Better Software Articles
Instead of wading through requirements documents, try drawing them instead. Learn about three simple diagrams and how to turn them quickly into valuable models. The diagrams presented here represent the most commonly used types for each of the three software dimension perspectives: data flow diagrams for function, class diagrams for information, and state transition diagrams for behavior.
It's not easy to know the ways that a product might fail, determine how important the failures would be if they occurred, and then develop and excuse tests to discover whether or not the product would indeed fail in those ways. Renowned tester James Bach shares some of his tips for dealing with common risk-based testing obstacles.
Think you’re ready to launch your new metrics program? Think again. Find out how conducting a trial measurement program on yourself first can give you valuable insights and understanding. Learn about the value and limits of measurement, gain knowledge into why many software measurement efforts fail, and prepare yourself for launching a successful program.
Sometimes TDD (Test-Driven Development) doesn't get used because it can be cost prohibitive to a testing budget. Read on as Joel Spolsky laments the limited real-life usefulness of test-driven development and discusses some common roadblocks to using this testing technique.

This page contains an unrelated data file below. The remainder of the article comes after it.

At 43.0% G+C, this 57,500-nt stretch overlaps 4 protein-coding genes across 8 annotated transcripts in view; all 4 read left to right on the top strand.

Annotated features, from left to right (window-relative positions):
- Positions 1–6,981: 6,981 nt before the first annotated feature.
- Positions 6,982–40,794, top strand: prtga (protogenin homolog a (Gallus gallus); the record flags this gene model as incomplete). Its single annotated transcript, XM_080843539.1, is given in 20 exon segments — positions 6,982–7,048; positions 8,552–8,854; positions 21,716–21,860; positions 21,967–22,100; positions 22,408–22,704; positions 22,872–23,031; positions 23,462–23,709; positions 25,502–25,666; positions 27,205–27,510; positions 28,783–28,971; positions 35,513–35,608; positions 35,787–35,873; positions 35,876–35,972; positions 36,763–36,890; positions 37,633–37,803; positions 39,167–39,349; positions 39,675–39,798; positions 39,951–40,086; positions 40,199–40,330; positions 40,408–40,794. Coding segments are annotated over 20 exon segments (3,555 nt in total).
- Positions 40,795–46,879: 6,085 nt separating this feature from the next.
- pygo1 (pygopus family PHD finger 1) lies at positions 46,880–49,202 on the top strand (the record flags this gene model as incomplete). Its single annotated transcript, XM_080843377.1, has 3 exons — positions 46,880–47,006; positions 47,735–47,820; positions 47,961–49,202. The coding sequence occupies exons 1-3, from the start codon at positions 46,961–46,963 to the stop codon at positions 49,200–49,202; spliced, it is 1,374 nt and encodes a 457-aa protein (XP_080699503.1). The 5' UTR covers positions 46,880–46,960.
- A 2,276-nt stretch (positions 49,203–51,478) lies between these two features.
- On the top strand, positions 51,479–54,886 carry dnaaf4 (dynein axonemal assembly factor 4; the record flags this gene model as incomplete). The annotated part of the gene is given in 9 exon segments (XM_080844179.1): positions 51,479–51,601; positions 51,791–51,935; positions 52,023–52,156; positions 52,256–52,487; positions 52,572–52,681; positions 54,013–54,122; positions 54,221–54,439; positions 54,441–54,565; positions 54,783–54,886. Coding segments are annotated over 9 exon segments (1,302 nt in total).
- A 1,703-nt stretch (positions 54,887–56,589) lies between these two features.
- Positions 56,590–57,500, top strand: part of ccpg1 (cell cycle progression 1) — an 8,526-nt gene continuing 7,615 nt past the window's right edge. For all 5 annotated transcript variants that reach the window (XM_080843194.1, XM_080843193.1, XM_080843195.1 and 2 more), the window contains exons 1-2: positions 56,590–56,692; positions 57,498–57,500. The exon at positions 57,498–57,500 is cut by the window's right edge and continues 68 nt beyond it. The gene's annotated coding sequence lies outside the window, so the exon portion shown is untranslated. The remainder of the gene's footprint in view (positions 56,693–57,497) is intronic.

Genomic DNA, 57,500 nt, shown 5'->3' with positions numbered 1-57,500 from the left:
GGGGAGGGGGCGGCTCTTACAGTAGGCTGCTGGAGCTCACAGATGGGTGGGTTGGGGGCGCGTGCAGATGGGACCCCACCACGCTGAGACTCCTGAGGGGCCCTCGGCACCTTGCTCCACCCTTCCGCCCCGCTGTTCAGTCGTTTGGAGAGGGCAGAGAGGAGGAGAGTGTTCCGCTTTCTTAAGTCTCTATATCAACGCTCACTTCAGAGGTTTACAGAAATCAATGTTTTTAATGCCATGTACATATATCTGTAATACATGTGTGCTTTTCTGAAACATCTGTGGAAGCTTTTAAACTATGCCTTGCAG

This article details interview behavior basics you should follow before, during, and after the interview. Jonathan Bach shares the secrets of putting your best foot forward when you're the one being tested.
Borrowing ideas from Robot, Rational's RobotJ focuses on automating a specific class of applications: Java and Web (HTML). RobotJ's scripts are based on a commom language (Java2), instead of yet another scripting language specific to yet another automation tool. Tom Arnold takes a look at test automation with Rational's RobotJ.
When you file a bug report, you become a bug advocate. It's your job to follow up to see that the bug is addressed one way or another. The way you write your report influences whether the application's behavior is changed. In this issue's "Bug Report," Danny Faught gives tips on writing successful bug reports.
Risk Management can be divided into three general types: risk management and decision-making, the process and mechanics of IT risk management, and the practice of risk management. In this issue's "Reference Point," Bob Charette recommends some useful resources on risk management.
People tend to gravitate toward what they feel comfortable with. This is also true when it's time to choose a testing methodology. Is a particular personality more suited to software testing than another? In this issue's "Technically Speaking," Brian Marick explores this possibility.
When is a year of experience not a year of experience? When that experience doesn’t match your needs. Assembling the right mix of people for your software team can have a tremendous impact on productivity and quality. Find out how to discern whether a potential candidate will make the grade.
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